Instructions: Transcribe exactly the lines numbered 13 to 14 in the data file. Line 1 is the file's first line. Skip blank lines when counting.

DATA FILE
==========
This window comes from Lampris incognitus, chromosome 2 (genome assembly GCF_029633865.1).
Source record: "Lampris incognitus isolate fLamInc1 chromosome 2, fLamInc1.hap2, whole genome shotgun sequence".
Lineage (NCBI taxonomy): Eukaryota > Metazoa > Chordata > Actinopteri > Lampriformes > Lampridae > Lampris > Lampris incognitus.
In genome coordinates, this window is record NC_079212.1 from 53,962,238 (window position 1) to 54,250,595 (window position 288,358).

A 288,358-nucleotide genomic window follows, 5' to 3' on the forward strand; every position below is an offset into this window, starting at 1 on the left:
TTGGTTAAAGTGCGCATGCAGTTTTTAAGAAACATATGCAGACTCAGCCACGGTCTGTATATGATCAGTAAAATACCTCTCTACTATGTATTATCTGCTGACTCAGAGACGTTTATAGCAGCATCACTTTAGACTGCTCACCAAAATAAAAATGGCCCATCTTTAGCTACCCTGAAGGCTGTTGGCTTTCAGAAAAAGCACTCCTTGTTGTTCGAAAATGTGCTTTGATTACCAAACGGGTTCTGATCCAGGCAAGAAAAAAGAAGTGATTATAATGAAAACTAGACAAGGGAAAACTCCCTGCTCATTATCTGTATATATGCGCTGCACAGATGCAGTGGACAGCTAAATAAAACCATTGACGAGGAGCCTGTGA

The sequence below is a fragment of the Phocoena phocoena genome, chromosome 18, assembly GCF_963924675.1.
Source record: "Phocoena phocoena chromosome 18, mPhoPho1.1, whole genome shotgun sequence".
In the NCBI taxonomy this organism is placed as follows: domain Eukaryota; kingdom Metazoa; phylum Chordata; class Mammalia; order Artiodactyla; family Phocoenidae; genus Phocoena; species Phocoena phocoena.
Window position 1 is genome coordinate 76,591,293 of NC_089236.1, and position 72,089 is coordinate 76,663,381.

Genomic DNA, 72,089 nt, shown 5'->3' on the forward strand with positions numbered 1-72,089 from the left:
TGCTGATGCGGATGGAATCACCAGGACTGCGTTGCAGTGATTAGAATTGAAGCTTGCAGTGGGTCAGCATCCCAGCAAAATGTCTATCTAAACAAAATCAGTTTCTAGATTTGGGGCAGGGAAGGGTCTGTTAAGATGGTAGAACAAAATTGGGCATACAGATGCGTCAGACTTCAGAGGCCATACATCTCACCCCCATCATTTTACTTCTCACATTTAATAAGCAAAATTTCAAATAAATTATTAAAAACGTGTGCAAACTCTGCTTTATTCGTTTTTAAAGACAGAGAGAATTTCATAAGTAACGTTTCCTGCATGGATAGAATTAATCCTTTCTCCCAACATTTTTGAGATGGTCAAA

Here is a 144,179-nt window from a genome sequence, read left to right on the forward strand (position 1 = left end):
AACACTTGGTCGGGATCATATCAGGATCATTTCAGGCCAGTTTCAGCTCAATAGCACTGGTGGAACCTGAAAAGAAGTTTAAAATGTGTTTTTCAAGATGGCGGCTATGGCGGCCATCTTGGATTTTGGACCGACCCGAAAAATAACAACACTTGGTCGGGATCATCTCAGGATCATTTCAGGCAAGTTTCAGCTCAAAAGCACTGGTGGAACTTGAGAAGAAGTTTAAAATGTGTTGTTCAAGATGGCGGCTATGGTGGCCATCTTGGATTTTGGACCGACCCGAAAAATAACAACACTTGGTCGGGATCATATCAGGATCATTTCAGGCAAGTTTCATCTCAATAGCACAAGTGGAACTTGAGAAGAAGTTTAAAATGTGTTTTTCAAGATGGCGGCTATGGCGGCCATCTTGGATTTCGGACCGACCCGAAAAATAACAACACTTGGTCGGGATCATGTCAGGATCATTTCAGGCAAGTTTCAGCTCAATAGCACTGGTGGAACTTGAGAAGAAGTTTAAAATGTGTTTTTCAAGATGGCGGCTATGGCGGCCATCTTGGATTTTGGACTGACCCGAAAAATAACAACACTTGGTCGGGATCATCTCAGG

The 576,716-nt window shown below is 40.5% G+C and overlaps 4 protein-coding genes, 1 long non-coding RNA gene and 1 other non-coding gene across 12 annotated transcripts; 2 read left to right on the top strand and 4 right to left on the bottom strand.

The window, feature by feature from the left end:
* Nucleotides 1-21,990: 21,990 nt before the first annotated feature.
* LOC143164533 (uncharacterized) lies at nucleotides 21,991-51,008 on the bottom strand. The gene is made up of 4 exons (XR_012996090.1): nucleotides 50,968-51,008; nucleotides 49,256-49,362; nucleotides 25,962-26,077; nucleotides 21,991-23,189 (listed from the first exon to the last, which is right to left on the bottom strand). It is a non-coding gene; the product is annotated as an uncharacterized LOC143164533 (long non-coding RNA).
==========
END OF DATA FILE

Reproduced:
Here is a 144,179-nt window from a genome sequence, read left to right on the forward strand (position 1 = left end):
AACACTTGGTCGGGATCATATCAGGATCATTTCAGGCCAGTTTCAGCTCAATAGCACTGGTGGAACCTGAAAAGAAGTTTAAAATGTGTTTTTCAAGATGGCGGCTATGGCGGCCATCTTGGATTTTGGACCGACCCGAAAAATAACAACACTTGGTCGGGATCATCTCAGGATCATTTCAGGCAAGTTTCAGCTCAAAAGCACTGGTGGAACTTGAGAAGAAGTTTAAAATGTGTTGTTCAAGATGGCGGCTATGGTGGCCATCTTGGATTTTGGACCGACCCGAAAAATAACAACACTTGGTCGGGATCATATCAGGATCATTTCAGGCAAGTTTCATCTCAATAGCACAAGTGGAACTTGAGAAGAAGTTTAAAATGTGTTTTTCAAGATGGCGGCTATGGCGGCCATCTTGGATTTCGGACCGACCCGAAAAATAACAACACTTGGTCGGGATCATGTCAGGATCATTTCAGGCAAGTTTCAGCTCAATAGCACTGGTGGAACTTGAGAAGAAGTTTAAAATGTGTTTTTCAAGATGGCGGCTATGGCGGCCATCTTGGATTTTGGACTGACCCGAAAAATAACAACACTTGGTCGGGATCATCTCAGG